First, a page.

National Fisherman

WOODS HOLE — Scientists believe they have evidence global warming may hold a clue in the mystery of why, despite 20 years of increasingly harsh fishery regulations, cod hasn't rebounded.

The species of zooplankton that is one of the preferred foods of larval cod simply can't take the heat, according to a recent report by National Marine Fisheries Service scientists at Narragansett Laboratory in Rhode Island and the Northeast Fisheries Science Center in Woods Hole and published in the journal Progress in Oceanography.

Less food could mean fewer cod surviving to adulthood when they can be caught by local fishermen.

For decades, the prevailing wisdom in fishery management was that fish stocks such as cod, haddock and flounder would reproduce in numbers sufficient to rebuild decimated populations if fishermen could simply be kept from catching too many.

While that worked well for some species like haddock, others, including cod, lagged. After nearly 20 years of intense fishery management, the Georges Bank cod stock is just 8 percent of what is considered a healthy population size.

In the summer of 2012, coastal waters in the Northeast set a new record for the warmest water temperature in 128 years of recorded data. NMSF scientist Kevin Friedland also noticed that the heat wasn't evenly distributed. Some spots were seeing big increases while others got colder or stayed the same. The variation was likely due to the influence of cold, fresh water from Arctic melt, flowing from the north in what is known as the Labrador Current, he said.

"The temperature record would indicate there were some unusual, uneven patterns of heating and cooling," Friedland said. Coincidental with that, scientists noticed that plankton surveys showed a decline in some key zooplankton species in areas where the water had warmed. That matched up with portions of the ocean where cod, too, were not doing very well.

Read the full story at Cape Cod Online>>

National Fisherman Live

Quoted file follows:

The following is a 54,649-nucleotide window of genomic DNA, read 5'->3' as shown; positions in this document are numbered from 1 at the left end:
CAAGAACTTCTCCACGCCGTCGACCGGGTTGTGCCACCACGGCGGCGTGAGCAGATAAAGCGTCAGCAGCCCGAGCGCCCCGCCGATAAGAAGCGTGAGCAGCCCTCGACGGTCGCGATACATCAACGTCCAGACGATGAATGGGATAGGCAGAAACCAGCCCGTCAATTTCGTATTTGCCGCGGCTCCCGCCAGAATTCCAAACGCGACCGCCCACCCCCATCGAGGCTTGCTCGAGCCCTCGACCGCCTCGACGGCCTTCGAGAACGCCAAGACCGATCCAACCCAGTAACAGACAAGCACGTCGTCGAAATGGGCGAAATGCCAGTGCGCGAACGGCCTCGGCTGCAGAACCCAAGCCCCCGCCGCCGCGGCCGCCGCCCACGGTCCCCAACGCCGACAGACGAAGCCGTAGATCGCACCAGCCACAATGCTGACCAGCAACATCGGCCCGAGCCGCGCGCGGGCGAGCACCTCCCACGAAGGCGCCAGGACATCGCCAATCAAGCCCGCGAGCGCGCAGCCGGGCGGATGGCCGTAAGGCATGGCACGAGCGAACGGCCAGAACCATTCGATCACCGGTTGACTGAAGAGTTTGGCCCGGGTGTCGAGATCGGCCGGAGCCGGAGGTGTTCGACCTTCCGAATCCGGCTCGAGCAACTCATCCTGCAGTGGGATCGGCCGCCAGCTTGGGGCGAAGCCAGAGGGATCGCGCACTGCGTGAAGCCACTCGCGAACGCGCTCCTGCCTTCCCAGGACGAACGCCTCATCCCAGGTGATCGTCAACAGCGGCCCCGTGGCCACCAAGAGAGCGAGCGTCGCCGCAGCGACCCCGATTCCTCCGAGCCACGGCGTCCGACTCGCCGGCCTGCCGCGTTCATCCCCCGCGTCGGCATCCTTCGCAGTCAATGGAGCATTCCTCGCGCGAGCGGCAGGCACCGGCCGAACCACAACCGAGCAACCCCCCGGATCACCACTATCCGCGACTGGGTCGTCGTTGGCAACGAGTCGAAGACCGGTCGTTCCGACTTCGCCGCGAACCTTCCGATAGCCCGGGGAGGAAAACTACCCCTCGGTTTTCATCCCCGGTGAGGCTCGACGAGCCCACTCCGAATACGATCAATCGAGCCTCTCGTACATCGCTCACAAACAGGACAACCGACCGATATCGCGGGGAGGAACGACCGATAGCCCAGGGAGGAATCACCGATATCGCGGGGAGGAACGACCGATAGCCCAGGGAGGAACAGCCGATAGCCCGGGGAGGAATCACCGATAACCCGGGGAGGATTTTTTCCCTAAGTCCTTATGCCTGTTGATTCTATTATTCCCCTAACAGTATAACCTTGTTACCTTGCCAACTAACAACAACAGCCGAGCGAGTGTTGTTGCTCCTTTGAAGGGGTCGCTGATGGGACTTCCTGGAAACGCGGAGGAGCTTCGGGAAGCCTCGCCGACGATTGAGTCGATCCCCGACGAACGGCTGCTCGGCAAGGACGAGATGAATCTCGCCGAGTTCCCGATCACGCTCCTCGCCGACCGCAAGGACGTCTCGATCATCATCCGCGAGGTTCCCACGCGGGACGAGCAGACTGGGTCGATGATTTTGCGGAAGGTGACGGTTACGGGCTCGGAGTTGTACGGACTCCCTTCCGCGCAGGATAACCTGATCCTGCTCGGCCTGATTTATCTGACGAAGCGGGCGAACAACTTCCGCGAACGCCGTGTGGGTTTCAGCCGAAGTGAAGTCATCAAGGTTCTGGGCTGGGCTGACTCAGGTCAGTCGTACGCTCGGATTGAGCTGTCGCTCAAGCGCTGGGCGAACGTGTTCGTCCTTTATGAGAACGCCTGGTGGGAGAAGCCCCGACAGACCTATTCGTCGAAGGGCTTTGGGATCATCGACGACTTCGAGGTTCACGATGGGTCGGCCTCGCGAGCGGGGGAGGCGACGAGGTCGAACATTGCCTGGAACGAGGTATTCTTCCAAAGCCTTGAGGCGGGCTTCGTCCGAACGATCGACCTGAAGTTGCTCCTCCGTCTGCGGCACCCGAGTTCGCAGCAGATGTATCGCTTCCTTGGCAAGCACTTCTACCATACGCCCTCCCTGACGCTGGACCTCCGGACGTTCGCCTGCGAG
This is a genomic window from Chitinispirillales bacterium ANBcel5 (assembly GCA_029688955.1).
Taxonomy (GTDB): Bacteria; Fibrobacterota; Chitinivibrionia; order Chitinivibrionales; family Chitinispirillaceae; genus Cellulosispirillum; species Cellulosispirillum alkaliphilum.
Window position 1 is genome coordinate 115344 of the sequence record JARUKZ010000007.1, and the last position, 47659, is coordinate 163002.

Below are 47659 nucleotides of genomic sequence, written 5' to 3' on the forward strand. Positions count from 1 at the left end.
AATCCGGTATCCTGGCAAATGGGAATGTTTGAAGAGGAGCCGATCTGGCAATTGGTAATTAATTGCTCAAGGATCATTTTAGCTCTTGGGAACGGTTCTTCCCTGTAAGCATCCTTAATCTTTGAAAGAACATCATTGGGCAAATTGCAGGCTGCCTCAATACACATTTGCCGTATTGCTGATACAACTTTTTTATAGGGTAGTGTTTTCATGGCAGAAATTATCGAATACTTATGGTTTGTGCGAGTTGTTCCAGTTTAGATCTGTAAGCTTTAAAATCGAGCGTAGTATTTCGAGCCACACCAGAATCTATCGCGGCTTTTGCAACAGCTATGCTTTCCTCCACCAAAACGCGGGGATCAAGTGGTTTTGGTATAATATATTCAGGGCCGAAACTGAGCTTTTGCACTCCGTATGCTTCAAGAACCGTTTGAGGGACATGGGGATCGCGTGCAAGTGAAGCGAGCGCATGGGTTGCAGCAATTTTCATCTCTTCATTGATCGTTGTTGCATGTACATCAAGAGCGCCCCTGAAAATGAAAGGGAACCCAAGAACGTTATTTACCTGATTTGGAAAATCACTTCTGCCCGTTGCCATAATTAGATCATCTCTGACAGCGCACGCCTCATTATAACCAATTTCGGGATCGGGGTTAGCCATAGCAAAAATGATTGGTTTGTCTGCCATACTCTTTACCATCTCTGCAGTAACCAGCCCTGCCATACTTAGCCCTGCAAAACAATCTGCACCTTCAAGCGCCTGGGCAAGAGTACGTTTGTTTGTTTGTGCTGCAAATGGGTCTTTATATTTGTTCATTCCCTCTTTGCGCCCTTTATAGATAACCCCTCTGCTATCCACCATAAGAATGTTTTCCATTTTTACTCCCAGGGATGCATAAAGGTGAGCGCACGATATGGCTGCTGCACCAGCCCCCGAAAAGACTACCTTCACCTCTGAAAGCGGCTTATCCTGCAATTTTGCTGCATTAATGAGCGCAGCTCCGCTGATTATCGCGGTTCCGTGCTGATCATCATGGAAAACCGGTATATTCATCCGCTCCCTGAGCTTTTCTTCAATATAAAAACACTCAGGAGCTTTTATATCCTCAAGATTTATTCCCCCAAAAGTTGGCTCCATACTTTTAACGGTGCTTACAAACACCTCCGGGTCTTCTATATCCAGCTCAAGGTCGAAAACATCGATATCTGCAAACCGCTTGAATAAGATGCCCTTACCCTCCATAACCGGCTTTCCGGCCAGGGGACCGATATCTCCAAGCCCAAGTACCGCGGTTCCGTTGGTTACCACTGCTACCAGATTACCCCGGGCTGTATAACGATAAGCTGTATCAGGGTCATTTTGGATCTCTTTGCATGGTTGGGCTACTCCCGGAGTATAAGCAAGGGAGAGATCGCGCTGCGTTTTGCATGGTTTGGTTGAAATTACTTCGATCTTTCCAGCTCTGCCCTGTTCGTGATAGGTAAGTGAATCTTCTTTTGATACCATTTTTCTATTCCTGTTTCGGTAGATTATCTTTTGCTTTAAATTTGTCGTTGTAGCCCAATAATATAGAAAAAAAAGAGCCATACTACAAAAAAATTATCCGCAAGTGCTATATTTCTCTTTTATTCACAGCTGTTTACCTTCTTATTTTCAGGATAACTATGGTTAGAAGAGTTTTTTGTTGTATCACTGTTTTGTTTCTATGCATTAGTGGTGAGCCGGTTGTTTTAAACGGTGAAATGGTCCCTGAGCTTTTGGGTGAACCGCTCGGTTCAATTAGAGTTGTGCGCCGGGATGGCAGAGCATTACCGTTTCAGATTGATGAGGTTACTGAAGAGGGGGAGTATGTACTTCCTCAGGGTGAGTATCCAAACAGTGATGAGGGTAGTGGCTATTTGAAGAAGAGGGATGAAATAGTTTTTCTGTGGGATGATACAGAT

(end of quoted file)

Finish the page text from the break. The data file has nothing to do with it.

National Fisherman Live: 3/10/15

In this episode, Online Editor Leslie Taylor talks with Mike McLouglin, vice president of Dunlop Industrial and Protective Footwear.

National Fisherman Live: 2/24/15

In this episode:

March date set for disaster aid dispersal
Oregon LNG project could disrupt fishing
NOAA tweaks gear marking requirement
N.C. launches first commercial/recreational dock
Spiny lobster traps limits not well received

Inside the Industry

SeaShare, a non-profit organization that facilitates donations of seafood to feed the hungry, announced on Wednesday, July 29 that it had partnered up with Alaska seafood companies, freight companies and the Coast Guard, to coordinate the donation and delivery of 21,000 pounds of halibut to remote villages in western Alaska. 

On Wednesday, the Coast Guard loaded 21,000 pounds of donated halibut on its C130 airplane in Kodiak and made the 634-mile flight to Nome.

Read more...

The New England Fishery Management Council  is soliciting applications for seats on the Northeast Trawl Survey Advisory Panel and the deadline to apply is July 31 at 5:00 p.m.

The panel will consist of 16 members including members of the councils and the Atlantic States Fishery Commission, industry experts, non-federal scientists and Northeast Fisheries Science Center scientists. Panel members are expected to serve for three years.

Read more...
Try a FREE issue of National Fisherman

Fill out this order form, If you like the magazine, get the rest of the year for just $14.95 (12 issues in all). If not, simply write cancel on the bill, return it, and owe nothing.

First Name
Last Name
Address
Country
U.S. Canada Other

City
State/Province
Postal/ Zip Code
Email